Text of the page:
Companies are launching themselves into global sourcing in the hope of securing lower unit costs for manufactured goods without necessarily fully understanding the risks involved. On the face of it the results can look impressive, but companies need to take a holistic view of their supply chain if they are to create a sustainable source of competitive advantage.
The rewards can be great, but then so can the risks. The key would seem to be in understanding the challenges involved.
The Economist Intelligence Unit briefing paper ‘Global supply chains: Understanding risks and rewards’, sponsored by Oracle, highlights some of the key issues facing leading companies operating global supply chains. The report draws on examples from such companies as Toyota, Dell, Boeing, Wal-Mart, and Dow Chemicals, to illustrate how organisations can create structures to take advantage of low cost manufacturing whilst mitigating risk.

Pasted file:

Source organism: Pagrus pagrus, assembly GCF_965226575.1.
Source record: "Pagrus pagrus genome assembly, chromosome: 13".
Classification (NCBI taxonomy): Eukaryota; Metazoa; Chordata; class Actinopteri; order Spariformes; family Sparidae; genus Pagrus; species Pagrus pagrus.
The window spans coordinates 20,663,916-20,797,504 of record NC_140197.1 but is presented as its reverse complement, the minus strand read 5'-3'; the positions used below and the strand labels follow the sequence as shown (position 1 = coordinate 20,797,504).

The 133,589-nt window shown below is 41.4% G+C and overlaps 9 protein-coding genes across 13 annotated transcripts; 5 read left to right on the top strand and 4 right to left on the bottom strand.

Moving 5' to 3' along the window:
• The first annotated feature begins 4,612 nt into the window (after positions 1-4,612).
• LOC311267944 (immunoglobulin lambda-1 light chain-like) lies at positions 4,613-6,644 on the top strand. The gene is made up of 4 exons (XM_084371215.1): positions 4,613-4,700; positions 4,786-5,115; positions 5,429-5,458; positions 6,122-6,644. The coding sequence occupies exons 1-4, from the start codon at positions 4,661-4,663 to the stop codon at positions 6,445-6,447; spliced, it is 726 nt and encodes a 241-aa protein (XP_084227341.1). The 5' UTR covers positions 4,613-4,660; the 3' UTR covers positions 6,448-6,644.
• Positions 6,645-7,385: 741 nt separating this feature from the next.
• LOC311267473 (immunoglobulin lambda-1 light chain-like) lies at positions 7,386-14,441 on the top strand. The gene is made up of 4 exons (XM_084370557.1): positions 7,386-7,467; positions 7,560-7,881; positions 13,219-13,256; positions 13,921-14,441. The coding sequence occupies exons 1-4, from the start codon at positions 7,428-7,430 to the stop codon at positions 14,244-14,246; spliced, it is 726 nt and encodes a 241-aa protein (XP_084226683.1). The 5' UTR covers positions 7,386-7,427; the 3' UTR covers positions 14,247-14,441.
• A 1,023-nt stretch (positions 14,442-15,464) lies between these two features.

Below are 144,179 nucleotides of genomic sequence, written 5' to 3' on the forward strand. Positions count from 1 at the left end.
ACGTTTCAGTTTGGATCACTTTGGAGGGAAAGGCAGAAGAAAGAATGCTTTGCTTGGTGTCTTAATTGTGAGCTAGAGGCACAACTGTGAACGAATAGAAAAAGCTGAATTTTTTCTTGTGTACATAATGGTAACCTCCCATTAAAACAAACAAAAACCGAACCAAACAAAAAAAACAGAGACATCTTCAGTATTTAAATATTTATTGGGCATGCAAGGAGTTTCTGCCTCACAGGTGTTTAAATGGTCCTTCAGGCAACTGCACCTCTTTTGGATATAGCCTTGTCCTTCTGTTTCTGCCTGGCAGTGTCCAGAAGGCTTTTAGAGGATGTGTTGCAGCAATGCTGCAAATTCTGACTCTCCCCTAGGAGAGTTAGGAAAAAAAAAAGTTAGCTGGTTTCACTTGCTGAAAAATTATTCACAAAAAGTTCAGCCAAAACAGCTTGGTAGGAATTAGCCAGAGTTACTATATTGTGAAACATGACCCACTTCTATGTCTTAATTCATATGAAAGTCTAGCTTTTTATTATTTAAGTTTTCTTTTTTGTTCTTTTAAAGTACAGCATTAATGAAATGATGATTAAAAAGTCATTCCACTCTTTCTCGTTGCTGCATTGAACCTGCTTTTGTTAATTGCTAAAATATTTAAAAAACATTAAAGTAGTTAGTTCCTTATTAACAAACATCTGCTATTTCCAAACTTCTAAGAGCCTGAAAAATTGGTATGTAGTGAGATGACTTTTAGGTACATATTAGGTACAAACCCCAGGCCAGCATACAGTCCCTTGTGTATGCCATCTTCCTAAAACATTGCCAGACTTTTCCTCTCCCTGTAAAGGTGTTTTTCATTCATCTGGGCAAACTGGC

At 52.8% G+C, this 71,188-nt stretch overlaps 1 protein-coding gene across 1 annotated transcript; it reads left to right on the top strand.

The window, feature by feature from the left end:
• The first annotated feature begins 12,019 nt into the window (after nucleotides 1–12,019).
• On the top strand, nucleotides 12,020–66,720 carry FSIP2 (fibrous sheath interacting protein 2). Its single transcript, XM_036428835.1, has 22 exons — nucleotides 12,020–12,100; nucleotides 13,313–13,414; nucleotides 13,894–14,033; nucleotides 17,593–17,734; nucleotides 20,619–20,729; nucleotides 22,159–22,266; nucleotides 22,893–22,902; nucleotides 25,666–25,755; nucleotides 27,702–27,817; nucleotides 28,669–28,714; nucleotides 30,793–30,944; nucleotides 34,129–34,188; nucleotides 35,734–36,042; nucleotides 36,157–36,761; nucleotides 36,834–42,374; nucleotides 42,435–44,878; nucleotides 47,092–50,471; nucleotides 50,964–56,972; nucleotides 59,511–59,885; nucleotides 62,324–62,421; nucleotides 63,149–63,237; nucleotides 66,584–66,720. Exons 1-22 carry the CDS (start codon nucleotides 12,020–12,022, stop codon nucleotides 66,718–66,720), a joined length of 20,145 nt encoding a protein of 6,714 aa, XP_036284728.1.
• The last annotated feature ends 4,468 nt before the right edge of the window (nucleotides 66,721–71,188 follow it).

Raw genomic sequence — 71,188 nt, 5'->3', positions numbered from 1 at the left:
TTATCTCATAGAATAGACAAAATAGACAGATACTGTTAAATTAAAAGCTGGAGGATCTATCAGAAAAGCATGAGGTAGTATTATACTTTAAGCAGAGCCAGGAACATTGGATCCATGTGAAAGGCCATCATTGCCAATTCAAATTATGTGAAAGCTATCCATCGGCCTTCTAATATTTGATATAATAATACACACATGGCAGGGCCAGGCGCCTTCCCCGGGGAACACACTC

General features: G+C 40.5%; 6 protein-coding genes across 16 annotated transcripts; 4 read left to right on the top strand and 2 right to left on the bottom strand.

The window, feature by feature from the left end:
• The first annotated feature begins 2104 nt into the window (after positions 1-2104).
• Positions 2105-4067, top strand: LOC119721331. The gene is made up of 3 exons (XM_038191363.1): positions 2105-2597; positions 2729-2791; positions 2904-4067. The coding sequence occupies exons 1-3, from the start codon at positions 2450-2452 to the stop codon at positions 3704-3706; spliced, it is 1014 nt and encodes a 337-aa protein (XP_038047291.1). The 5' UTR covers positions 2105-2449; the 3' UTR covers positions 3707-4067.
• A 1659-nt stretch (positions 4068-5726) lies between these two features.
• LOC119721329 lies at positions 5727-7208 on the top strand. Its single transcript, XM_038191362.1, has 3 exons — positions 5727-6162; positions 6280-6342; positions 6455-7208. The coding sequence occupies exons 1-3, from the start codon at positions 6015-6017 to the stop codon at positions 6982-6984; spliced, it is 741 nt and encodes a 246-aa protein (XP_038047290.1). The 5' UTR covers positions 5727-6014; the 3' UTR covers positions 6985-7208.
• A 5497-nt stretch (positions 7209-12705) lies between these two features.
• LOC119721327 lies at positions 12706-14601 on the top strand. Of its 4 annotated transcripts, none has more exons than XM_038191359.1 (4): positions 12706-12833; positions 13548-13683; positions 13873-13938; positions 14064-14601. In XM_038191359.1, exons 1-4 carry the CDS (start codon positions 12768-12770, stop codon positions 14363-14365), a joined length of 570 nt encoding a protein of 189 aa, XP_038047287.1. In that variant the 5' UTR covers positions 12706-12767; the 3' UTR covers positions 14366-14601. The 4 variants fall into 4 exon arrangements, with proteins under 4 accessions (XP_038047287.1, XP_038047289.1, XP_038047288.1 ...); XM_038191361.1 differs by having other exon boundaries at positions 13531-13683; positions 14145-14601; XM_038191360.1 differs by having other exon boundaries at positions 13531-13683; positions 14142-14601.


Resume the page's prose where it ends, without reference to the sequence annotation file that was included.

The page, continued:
The report cites how effective supply chain management across a global enterprise is not a discrete process of choosing suppliers, negotiating procurement contracts, arranging transportation and logistics and then delivering products to customers. It requires building organisational structures that incorporate supply chain discipline at the earliest stages of designing or planning a product or service, building strong relationships with suppliers and providers of transportation and logistics, and deploying tools to enable information to flow efficiently in all directions along the supply chain.
That all sounds fine, but does it work in practice? Well apparently computer manufacturer IBM has spent the last five years streamlining what is still one of the world’s largest supply chains – consolidating manufacturing sites from 15 to nine worldwide – while at the same time incorporating a centralised supply chain strategy throughout the operations of the $91bn corporation.
If you want to know more about managing risk in the global supply chain it’s worth reading the full EIU report.